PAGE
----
Moser and colleagues for example discovered that several phoretic mite species contribute to the transmission of the Dutch elm disease by carrying fungal spores of the Ascomycete fungus Ophiostoma novo-ulmi. A surprising result of these studies was that the mite Tarsonemus crassus carries the spores in specific structures, the so-called sporothecae. John C. Moser was well known searching for cooperations with scientists from around the world and for supporting younger researchers, his contributions are the basis for the research of insect-mite-interactions worldwide. Moser published in the most prestigious international scientific journals, such as Science in the United States, Nature in the United Kingdom or Naturwissenschaften in Germany. John C. Moser graduated from high school in 1947 and studied at the Ohio State University, where he soon recognized his interest in entomology, his undergraduate professor was Ralph Davidson, who supported and motivated Moser to perform studies on galls on leaves of a hackberry tree, growing in Moser's front yard, where he at once detected a new wasp species of the genus Torymus.

This finding inspired his further research a lot. He was cited with: "I had observed something that no one else in the world had seen". Before Moser received his B. S. in entomology in 1951, he was assisting the OSU Professor C. H. Kennedy, from which he learned the most important basics of ant systematics and behavior. After 1951, when the Korean War reached its apex, Moser became assigned to the Army Chemical Center at Edgewood Arsenal near Baltimore, where he served as a technician at the Army Medical Corps, Insect Physiology Laboratory. There he stood in cooperation with several famous scientists. One of them was one of the leading insect biochemists at those times. With him and other colleagues, Moser got his first scientific publication as a junior author:"Dephosphorylation of ATP by tissues of the American cockroach", considered cutting edge science. Before Moser was released from the Army in 1953, he described his new species of Torymus together with other new parasitoids from his hackberry galls in Columbus.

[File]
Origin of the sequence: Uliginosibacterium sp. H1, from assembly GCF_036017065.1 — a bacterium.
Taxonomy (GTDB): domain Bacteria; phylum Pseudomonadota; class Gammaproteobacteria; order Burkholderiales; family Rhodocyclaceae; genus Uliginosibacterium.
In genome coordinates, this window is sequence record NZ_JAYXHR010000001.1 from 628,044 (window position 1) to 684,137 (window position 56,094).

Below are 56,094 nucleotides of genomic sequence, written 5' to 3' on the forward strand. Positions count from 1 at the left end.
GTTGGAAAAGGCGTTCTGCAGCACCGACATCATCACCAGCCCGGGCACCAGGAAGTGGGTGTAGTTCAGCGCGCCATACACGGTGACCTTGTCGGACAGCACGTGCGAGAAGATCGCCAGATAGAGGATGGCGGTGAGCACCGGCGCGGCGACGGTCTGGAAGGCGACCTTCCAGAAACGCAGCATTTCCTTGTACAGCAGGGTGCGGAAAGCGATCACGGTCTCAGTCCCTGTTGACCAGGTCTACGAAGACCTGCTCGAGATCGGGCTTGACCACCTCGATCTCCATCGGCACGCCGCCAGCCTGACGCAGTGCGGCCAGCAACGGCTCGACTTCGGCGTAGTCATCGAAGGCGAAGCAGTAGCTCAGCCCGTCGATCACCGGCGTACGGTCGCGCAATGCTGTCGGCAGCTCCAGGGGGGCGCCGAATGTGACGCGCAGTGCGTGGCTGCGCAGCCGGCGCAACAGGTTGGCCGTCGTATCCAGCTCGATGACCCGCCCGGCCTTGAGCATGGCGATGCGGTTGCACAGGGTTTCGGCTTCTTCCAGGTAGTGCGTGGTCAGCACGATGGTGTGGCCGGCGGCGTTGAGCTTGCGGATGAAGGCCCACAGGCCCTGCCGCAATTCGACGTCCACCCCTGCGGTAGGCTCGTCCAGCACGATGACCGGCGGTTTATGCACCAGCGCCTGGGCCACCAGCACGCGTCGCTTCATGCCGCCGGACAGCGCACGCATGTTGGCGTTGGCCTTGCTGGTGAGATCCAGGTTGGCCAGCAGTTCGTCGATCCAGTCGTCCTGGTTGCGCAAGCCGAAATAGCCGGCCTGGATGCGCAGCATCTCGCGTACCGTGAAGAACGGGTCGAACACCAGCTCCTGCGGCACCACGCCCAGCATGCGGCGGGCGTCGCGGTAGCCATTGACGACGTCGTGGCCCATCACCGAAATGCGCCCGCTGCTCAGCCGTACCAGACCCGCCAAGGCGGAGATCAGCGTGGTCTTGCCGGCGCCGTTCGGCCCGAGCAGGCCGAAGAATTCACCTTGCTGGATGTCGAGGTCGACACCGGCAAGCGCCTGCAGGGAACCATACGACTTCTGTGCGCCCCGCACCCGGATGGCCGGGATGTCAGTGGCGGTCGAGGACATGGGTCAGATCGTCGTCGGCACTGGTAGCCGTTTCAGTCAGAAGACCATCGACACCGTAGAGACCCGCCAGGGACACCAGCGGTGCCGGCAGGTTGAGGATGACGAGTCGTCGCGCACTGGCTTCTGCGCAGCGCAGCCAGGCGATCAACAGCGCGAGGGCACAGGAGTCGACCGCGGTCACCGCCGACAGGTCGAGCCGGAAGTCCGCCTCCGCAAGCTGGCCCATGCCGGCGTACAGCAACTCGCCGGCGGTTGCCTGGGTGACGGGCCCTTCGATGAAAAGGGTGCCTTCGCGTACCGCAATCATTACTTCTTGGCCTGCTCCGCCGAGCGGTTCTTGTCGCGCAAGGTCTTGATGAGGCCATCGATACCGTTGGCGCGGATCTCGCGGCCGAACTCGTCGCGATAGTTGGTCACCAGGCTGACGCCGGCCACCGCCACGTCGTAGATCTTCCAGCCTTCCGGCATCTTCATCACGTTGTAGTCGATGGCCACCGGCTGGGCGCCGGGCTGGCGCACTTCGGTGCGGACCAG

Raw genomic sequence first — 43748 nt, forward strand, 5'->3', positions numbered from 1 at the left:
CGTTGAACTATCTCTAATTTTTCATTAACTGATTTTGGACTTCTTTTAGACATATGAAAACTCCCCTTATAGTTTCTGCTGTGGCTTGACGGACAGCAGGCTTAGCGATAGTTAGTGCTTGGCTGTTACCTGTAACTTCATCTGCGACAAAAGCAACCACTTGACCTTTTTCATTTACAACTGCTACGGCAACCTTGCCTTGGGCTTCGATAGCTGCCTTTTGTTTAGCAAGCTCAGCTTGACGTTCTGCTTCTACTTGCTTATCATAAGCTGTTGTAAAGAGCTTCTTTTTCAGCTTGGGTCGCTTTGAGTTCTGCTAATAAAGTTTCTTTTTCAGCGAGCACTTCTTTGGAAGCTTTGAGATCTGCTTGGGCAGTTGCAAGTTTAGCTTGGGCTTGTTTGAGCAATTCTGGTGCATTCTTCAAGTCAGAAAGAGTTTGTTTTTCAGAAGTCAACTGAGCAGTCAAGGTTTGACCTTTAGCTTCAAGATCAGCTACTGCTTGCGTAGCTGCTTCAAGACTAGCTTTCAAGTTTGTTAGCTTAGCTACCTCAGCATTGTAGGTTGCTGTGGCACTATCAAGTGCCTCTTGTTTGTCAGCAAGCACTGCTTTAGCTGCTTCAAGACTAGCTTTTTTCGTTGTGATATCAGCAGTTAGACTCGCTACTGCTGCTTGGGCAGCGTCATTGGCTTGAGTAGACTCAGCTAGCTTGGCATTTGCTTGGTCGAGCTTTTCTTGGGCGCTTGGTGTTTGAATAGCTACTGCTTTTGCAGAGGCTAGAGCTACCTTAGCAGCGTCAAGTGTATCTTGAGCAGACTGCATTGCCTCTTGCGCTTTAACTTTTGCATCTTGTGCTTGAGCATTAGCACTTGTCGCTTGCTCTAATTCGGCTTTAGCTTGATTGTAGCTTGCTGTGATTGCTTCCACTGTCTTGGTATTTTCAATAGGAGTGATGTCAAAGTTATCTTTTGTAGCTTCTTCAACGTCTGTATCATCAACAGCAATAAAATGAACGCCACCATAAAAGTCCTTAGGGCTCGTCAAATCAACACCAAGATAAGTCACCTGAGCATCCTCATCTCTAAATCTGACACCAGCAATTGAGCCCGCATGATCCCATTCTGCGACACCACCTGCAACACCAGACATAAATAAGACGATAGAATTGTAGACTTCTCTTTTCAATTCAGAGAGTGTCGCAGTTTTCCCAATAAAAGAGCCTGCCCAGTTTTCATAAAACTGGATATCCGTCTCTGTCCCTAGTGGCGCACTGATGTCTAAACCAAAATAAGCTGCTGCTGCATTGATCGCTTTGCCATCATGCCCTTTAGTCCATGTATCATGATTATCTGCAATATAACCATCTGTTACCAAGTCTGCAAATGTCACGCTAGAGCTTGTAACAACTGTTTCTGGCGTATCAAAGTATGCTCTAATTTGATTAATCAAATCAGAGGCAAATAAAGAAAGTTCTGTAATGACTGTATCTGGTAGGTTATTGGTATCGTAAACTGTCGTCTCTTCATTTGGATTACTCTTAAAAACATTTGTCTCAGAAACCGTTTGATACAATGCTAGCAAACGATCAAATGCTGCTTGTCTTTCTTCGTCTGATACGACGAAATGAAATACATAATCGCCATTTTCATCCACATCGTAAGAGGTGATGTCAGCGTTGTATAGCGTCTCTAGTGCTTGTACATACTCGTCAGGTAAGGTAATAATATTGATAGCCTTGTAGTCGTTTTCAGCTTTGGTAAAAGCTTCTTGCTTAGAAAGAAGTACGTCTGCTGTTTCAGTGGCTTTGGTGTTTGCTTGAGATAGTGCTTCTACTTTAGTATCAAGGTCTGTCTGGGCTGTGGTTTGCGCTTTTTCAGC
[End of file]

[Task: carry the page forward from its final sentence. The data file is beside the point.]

His mentor for this work was Barnard D. Burks. John C. Moser completed his master's degree at the OSU in biological control under Professor Alvah Peterson. After he had finished his Ph. D. in 1958, he was informed by Jack Coyne about the possibility to apply for a GS-4 position in the Station's Timber Management Research unit at Alexandria, LA. That's were Moser arrived on July 1, 1958 as the first Ph. D. entomologist, hired by the Southern Forest Experiment Station. In Alexandria, Moser began to perform studies on the town ant Atta texana, a significant pest on pine seedlings during reforestation, his supervisor was Wiliam F. Mann, searching for a short-term effort to control the ant colonies; this caused a conflict between his destination and the scientific persuasion of Moser, who thought that only long-term studies to understand the ant's biology would enable a successful control of this ant species. Despite of these conflicts with his supervisor, Moser could continue with his research access.